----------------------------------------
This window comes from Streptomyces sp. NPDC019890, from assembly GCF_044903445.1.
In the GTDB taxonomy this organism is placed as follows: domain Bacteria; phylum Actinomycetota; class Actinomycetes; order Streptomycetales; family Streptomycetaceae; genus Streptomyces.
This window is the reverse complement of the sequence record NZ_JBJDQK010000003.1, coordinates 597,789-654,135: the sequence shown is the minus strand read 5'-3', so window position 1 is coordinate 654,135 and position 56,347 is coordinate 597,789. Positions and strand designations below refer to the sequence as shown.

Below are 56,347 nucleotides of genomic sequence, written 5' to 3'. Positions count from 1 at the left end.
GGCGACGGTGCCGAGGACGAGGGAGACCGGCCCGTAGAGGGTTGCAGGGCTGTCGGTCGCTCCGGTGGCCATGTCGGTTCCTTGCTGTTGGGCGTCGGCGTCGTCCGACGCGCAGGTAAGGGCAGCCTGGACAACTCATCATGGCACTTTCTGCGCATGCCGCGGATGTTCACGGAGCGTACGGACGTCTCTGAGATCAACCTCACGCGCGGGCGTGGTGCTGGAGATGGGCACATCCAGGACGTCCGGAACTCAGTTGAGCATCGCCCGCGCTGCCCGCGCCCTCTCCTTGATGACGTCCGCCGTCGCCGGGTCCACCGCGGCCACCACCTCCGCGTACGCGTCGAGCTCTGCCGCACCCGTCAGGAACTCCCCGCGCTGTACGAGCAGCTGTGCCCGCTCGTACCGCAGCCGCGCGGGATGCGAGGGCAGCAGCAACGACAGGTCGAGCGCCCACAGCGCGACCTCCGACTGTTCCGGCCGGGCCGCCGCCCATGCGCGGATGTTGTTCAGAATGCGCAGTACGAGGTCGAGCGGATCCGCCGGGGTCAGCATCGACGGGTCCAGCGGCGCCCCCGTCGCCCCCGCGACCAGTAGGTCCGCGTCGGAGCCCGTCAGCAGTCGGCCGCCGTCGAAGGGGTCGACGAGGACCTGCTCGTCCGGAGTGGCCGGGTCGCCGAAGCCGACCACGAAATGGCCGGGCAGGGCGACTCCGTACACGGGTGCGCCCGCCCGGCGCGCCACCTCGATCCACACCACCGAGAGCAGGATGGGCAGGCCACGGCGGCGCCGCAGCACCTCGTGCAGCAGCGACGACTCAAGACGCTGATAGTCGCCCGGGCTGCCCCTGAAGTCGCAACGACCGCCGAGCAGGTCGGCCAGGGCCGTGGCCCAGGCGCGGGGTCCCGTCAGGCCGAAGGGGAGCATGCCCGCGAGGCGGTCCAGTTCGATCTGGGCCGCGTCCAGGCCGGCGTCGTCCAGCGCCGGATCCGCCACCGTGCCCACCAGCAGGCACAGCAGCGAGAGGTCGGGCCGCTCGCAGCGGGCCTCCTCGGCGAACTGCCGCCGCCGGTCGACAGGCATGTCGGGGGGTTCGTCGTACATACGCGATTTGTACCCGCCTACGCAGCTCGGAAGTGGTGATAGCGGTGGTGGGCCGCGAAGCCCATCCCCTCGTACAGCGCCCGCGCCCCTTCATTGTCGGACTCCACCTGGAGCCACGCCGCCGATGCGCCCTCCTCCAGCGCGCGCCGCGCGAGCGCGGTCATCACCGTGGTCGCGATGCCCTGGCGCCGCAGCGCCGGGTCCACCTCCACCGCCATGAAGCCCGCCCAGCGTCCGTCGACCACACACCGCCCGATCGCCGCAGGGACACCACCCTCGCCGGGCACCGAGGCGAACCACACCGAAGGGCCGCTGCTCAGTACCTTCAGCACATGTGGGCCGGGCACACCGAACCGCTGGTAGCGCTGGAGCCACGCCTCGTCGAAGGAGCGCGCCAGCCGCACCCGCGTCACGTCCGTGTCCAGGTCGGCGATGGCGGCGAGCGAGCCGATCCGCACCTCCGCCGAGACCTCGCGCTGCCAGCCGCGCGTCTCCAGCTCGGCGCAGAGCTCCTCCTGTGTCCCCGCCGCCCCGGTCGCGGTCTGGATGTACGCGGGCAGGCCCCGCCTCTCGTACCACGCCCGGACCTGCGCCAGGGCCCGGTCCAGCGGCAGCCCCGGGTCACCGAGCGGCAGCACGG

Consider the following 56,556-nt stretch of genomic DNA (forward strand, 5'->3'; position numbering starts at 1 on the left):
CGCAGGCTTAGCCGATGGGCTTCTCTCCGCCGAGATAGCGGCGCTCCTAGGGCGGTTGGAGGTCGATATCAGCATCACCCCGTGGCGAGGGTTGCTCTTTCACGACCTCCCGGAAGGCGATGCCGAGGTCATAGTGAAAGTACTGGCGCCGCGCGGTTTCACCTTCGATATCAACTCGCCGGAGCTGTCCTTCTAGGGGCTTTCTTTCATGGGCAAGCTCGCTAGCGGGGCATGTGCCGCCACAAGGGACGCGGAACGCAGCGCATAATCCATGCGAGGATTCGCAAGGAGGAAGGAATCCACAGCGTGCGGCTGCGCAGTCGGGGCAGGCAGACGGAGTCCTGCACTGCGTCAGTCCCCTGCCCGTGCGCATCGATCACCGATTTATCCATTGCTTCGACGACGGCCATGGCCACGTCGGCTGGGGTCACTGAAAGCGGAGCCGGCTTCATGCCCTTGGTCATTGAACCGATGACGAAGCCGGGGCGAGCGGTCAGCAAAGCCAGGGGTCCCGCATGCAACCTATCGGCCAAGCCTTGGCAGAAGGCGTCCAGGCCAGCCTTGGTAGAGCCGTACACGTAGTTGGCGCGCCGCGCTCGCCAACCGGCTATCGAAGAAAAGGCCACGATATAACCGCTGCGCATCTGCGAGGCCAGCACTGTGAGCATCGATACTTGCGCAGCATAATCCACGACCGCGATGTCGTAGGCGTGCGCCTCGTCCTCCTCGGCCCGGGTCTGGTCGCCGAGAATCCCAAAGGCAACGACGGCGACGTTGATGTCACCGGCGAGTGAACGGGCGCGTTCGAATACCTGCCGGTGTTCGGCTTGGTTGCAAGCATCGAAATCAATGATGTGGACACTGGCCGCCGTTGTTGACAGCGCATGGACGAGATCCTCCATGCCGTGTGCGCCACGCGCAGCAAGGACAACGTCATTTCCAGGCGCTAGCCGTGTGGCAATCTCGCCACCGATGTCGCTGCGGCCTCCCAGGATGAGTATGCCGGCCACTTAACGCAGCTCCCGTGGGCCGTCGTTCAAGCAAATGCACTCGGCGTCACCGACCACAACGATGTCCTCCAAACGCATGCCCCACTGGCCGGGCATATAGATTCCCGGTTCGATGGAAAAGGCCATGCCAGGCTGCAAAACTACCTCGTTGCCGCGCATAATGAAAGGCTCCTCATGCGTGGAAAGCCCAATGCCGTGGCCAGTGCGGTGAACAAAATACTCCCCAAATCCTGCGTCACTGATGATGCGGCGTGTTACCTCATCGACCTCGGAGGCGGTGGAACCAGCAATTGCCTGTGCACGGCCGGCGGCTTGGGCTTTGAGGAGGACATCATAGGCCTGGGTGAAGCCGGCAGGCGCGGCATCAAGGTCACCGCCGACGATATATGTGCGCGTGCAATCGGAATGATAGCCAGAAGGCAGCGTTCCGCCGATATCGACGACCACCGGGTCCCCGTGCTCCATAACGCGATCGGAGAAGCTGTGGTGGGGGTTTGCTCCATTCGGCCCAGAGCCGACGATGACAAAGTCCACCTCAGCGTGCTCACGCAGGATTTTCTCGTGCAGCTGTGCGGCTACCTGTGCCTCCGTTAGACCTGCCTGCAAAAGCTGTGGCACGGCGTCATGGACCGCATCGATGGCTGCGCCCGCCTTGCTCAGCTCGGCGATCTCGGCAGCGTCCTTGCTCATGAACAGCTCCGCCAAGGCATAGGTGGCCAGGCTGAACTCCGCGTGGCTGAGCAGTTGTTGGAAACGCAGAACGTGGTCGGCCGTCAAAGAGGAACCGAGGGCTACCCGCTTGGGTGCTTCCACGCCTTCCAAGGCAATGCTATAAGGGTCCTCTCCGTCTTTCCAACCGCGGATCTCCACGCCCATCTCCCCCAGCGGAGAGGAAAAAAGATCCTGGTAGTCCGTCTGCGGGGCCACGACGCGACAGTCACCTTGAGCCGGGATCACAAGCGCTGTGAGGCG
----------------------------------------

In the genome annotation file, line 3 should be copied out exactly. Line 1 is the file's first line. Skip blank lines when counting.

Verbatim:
This window is the reverse complement of the sequence record NZ_JBJDQK010000003.1, coordinates 597,789-654,135: the sequence shown is the minus strand read 5'-3', so window position 1 is coordinate 654,135 and position 56,347 is coordinate 597,789. Positions and strand designations below refer to the sequence as shown.